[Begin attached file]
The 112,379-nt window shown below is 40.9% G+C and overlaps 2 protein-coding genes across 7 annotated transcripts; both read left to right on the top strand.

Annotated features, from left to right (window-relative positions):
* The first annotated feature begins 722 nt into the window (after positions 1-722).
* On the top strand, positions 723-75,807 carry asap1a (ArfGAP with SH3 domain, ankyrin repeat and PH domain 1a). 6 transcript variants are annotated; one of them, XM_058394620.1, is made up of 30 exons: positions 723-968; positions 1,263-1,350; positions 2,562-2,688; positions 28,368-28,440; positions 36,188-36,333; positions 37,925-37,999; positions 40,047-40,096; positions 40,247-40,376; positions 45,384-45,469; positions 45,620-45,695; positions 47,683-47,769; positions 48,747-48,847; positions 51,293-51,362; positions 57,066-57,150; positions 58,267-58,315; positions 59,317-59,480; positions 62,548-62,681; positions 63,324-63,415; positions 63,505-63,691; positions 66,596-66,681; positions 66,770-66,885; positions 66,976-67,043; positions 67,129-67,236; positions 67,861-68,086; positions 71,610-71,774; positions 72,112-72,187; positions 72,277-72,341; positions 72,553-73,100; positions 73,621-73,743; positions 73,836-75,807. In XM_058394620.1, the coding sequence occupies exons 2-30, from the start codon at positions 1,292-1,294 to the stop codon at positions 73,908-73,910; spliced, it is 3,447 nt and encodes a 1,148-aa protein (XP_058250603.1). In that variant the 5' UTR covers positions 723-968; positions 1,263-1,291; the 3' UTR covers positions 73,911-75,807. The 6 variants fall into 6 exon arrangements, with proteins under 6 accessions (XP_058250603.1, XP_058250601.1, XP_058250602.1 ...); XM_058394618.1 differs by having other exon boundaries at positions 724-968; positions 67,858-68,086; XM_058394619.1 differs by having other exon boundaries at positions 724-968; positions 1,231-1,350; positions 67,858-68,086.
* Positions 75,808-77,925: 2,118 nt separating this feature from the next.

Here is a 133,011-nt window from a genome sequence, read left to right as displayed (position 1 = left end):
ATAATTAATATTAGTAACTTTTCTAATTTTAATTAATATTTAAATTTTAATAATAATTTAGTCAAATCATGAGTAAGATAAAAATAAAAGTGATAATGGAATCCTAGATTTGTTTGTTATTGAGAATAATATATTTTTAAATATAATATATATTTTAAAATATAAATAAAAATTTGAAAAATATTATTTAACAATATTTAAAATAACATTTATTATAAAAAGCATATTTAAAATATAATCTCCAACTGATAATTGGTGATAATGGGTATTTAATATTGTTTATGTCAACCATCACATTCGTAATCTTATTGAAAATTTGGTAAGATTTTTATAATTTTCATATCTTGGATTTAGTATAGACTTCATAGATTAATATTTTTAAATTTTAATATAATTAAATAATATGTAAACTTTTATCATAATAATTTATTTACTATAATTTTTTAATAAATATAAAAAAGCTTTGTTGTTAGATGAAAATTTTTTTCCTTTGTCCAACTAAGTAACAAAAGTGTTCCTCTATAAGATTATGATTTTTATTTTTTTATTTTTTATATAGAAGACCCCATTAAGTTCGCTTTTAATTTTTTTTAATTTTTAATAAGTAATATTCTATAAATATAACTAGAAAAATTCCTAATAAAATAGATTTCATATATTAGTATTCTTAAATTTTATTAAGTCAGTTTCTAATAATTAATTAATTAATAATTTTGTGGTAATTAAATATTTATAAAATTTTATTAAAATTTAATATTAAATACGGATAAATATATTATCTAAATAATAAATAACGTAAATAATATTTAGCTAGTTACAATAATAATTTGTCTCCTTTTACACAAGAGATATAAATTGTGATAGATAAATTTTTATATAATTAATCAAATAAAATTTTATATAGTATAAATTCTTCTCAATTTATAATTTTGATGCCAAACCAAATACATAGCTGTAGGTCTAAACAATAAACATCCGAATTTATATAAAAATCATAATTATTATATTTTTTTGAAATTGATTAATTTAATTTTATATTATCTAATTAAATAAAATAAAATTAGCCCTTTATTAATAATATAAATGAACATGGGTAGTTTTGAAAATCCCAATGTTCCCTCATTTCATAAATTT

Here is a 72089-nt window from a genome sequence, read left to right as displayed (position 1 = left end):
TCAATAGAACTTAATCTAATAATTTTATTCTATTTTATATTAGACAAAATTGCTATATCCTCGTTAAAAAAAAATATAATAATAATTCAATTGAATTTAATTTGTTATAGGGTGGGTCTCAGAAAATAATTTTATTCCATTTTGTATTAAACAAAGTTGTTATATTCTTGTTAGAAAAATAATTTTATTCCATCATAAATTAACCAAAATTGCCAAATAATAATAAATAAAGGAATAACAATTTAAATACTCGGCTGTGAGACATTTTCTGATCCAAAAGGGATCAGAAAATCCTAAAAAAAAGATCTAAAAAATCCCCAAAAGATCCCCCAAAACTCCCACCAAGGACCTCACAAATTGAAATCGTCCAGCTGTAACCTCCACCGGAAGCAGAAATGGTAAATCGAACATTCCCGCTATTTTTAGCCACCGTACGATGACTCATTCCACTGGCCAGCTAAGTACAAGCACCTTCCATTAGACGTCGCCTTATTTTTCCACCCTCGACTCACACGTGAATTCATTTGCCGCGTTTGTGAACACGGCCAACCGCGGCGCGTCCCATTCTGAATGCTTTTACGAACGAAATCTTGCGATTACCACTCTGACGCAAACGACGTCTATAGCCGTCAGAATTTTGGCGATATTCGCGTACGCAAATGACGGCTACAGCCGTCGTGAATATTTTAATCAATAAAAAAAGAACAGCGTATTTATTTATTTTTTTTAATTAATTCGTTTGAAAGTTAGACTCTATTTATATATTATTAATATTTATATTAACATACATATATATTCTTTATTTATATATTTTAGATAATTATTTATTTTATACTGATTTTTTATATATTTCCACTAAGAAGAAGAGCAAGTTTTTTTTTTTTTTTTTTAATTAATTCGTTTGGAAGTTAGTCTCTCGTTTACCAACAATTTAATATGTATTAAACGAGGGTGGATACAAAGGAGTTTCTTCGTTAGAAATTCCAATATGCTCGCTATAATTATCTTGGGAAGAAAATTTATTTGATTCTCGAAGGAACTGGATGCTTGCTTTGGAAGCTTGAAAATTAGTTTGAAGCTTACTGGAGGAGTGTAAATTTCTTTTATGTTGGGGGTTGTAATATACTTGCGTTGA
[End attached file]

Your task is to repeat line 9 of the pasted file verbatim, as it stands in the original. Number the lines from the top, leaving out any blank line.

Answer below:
TCAATAGAACTTAATCTAATAATTTTATTCTATTTTATATTAGACAAAATTGCTATATCCTCGTTAAAAAAAAATATAATAATAATTCAATTGAATTTAATTTGTTATAGGGTGGGTCTCAGAAAATAATTTTATTCCATTTTGTATTAAACAAAGTTGTTATATTCTTGTTAGAAAAATAATTTTATTCCATCATAAATTAACCAAAATTGCCAAATAATAATAAATAAAGGAATAACAATTTAAATACTCGGCTGTGAGACATTTTCTGATCCAAAAGGGATCAGAAAATCCTAAAAAAAAGATCTAAAAAATCCCCAAAAGATCCCCCAAAACTCCCACCAAGGACCTCACAAATTGAAATCGTCCAGCTGTAACCTCCACCGGAAGCAGAAATGGTAAATCGAACATTCCCGCTATTTTTAGCCACCGTACGATGACTCATTCCACTGGCCAGCTAAGTACAAGCACCTTCCATTAGACGTCGCCTTATTTTTCCACCCTCGACTCACACGTGAATTCATTTGCCGCGTTTGTGAACACGGCCAACCGCGGCGCGTCCCATTCTGAATGCTTTTACGAACGAAATCTTGCGATTACCACTCTGACGCAAACGACGTCTATAGCCGTCAGAATTTTGGCGATATTCGCGTACGCAAATGACGGCTACAGCCGTCGTGAATATTTTAATCAATAAAAAAAGAACAGCGTATTTATTTATTTTTTTTAATTAATTCGTTTGAAAGTTAGACTCTATTTATATATTATTAATATTTATATTAACATACATATATATTCTTTATTTATATATTTTAGATAATTATTTATTTTATACTGATTTTTTATATATTTCCACTAAGAAGAAGAGCAAGTTTTTTTTTTTTTTTTTTAATTAATTCGTTTGGAAGTTAGTCTCTCGTTTACCAACAATTTAATATGTATTAAACGAGGGTGGATACAAAGGAGTTTCTTCGTTAGAAATTCCAATATGCTCGCTATAATTATCTTGGGAAGAAAATTTATTTGATTCTCGAAGGAACTGGATGCTTGCTTTGGAAGCTTGAAAATTAGTTTGAAGCTTACTGGAGGAGTGTAAATTTCTTTTATGTTGGGGGTTGTAATATACTTGCGTTGA